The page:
Spring has officially kicked off in NW Montana. I mean, it’s been here for like almost three weeks, but I digress…
What I really mean is that the bikers are finally out. The temps have been high enough and the ground dry enough to invite our good old friends back out from hibernation. Actually, I’ve been bold enough to pull my bike out for the season myself. This of course included checking tire pressures and the break pads, and adjusting the seat, but otherwise I dove in head first!
This provided a few problems – namely my chain becoming unaligned and disconnected from the drivetrain. Meaning, I had to walk home and troubleshoot. After realigning the chain and ensuring everything was square, I determined it was the derailleur limits were too high. This allowed me to over-step the chain when dropping gears… oh well, life goes on.
So I fixed the problem and thought to myself “why don’t i provide a little info to help people prevent this in the future.”
So here we are, and here’s a small amount of info on bike derailleurs to hopefully help you if you have to troubleshoot (or better yet prevent problems on the trail). As a quick heads up I’ll be providing info on the rear derailleur as it will be the most likely culprit of mechanical issues.
First and foremost, the purpose of the rear derailleur is twofold: 1) to aligned and transfer the chain to the riders selected sprocket, and 2) take up or provide chain slack as the rider cycles through different sprockets. This means there are two main pulleys housed by the rear derailleur – the guide/jockey pulley, and the tension pulley.
The guide pulley is located on the topmost portion of the pulley cage (cage plate), and aligns the chain to the selected sprocket. The derailleur is maintained in its position by a combination of the pivot attachment and the spring located inside the derailleur itself. This spring is what allows the Tension pulley to rotate and take up the chain slack. The derailleur is typically designed to extend into the shape of a parallelogram which allows both stress relief and proper alignment during extension and retraction of the spring.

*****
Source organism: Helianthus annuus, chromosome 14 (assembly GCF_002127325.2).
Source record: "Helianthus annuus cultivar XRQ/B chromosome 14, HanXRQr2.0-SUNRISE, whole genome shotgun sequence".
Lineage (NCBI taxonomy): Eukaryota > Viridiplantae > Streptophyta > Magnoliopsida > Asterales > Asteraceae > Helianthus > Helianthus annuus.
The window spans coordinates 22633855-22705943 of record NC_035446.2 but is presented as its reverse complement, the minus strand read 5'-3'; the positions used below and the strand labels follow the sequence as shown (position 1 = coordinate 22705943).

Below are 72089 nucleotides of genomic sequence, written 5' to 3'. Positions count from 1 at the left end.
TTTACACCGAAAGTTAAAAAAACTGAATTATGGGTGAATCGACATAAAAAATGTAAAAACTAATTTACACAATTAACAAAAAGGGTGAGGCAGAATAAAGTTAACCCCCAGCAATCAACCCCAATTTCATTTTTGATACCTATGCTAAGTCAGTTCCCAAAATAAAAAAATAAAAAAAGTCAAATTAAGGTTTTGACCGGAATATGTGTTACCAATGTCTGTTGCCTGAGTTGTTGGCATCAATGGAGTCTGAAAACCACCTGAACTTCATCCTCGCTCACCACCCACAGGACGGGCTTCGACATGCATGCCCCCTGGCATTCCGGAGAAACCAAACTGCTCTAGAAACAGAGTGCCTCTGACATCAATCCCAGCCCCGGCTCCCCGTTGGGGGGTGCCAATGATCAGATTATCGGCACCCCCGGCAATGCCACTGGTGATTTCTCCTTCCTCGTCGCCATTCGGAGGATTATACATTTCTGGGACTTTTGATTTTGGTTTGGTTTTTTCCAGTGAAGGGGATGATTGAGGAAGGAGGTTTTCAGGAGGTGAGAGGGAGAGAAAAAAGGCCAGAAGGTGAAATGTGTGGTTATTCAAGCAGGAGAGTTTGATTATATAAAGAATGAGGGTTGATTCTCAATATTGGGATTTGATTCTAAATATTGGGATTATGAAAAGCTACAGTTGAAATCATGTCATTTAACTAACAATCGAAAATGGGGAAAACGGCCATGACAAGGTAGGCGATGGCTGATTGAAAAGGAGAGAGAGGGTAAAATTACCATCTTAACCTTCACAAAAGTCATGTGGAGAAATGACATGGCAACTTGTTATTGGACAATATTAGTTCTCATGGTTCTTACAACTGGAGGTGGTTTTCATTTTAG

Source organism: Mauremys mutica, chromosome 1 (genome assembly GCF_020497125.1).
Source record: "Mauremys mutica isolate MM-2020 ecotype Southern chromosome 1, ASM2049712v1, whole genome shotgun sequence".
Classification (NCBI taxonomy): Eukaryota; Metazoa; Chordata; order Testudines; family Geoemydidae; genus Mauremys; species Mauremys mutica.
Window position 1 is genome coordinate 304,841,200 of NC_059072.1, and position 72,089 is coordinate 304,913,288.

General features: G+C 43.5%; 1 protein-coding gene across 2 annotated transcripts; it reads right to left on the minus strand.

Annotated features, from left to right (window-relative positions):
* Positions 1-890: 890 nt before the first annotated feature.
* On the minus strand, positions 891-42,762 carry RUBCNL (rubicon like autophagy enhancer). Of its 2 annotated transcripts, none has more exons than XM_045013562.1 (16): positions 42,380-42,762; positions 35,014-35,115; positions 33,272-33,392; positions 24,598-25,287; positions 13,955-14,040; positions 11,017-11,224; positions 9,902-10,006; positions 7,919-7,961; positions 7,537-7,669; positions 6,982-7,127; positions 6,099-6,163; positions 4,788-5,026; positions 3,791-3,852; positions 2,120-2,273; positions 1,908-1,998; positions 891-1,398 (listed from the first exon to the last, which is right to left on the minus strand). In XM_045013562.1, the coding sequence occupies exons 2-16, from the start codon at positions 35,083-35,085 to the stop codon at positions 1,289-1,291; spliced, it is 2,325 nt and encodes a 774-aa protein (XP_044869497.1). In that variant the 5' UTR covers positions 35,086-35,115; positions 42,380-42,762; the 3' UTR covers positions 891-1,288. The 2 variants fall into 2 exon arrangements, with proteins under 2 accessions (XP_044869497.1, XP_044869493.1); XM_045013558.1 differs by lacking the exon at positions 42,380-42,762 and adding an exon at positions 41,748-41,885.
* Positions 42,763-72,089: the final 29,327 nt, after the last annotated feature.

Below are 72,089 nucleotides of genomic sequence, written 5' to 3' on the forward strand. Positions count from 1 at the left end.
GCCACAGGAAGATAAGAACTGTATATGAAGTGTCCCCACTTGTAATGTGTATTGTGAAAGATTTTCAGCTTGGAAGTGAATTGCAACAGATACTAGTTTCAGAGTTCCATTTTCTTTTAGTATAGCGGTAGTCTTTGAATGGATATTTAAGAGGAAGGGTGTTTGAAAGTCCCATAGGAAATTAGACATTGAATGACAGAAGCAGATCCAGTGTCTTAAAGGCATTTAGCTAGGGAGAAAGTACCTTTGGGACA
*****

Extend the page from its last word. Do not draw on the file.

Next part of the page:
Next is the pinch bolt, which is what attached the shifting cable to the derailleur cage. As the biker cycles through his/her gears, the shifting cable will retract or tighten. This in turn will adjust the cage and allow both the guide pulley and tension pulley to do their jobs. The return spring, on the other hand, allows the derailleur to return to is resting position when the cable is extended/loosened.
To aligned the chain and guide pulley, the use of the barrel adjuster will provide fine tuning. If this is improperly aligned, it can cause the chain to skip and you’re gonna have a bad time (insert south park reference picture here). This is pretty easy to adjust, so a simple check will most likely suffice.
The limit adjusting screws are where my issues arose. There are two screws, typically labelled H and L, for your high (upper) and lower limits. this will allow you to fine tune your overall travel of the derailleur, in turn helping you prevent skipping the chain when you reach your highest and lowest sprocket settings.
One of the bigger things I forgot to mention is the point at which you mount the derailleur. Pretty standard on most bikes now, the mounting point is also a breakaway point – this saves money for the consumer as it prevents frame damage on spills that hit the derailleur.
So there’s some basic info on rear derailleurs. Hopefully it’s enough to get you a base knowledge in case you want to do a little tuning yourself. If you want to look at some examples, here are some from amazon
Also, here’s a short video I made if you’re more into video. In the description is a source video for where I got some of the footage, if you want a more technical breakdown make sure to check it out.
Alright friends that’s all for this one…
Did that cover enough info, or would you like to know a bit more?
What would you like to learn about next week? Let me know down in the comments below!